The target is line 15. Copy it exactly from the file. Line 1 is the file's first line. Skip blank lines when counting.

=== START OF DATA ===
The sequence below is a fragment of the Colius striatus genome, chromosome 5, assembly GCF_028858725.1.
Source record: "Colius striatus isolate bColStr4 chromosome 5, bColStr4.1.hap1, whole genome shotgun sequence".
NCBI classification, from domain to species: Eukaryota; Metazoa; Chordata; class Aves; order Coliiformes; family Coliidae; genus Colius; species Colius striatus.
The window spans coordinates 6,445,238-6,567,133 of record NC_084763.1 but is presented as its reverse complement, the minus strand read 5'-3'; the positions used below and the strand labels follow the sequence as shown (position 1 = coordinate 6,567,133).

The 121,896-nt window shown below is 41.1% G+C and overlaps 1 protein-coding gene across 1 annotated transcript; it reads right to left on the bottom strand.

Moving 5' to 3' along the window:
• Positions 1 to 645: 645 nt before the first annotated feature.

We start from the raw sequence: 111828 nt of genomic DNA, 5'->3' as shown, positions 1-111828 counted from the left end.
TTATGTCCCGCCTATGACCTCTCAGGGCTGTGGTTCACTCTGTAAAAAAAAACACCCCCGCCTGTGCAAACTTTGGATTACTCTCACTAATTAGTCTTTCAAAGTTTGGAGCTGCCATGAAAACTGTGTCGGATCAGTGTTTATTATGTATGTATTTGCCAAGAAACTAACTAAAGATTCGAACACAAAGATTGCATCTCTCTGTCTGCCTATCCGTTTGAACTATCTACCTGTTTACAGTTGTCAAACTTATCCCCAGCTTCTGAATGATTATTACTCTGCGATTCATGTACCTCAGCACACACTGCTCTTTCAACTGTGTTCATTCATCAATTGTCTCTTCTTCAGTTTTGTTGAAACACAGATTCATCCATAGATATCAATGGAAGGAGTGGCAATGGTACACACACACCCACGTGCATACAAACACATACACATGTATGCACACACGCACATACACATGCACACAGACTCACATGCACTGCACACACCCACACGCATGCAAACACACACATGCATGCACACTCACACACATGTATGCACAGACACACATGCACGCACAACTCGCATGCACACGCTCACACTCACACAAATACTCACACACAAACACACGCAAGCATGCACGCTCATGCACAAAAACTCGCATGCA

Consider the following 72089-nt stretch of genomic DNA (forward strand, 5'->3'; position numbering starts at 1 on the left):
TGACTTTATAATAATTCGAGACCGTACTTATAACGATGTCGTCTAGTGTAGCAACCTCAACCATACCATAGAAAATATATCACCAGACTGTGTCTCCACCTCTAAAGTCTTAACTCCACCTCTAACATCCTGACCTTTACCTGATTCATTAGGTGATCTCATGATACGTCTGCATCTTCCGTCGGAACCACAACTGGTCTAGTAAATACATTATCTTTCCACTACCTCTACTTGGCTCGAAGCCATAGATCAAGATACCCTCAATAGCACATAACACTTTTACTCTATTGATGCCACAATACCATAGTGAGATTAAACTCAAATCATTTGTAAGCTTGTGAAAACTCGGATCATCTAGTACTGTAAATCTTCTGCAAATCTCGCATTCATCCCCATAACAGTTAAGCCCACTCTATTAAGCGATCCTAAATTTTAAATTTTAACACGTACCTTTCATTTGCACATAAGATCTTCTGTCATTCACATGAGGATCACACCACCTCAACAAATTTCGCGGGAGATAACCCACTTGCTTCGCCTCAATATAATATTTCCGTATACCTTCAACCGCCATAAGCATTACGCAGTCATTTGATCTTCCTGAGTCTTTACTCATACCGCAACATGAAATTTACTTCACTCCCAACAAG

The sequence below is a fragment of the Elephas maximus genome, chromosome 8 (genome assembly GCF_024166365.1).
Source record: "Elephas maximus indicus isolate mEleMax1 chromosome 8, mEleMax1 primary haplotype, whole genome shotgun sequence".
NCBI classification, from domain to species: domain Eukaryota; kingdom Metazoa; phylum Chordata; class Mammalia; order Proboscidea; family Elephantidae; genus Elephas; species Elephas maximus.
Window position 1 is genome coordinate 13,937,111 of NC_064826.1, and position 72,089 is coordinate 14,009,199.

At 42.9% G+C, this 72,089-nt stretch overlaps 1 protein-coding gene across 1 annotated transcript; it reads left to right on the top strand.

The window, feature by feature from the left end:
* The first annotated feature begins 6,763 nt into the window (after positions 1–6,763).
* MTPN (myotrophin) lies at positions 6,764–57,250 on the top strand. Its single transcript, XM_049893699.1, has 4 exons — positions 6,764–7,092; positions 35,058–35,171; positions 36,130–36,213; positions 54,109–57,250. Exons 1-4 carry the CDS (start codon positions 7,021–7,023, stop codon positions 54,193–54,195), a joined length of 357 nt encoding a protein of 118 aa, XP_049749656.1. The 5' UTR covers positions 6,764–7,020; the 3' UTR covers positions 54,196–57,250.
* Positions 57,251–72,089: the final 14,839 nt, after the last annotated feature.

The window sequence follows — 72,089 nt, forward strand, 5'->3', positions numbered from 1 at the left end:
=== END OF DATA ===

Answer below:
Window position 1 is genome coordinate 13,937,111 of NC_064826.1, and position 72,089 is coordinate 14,009,199.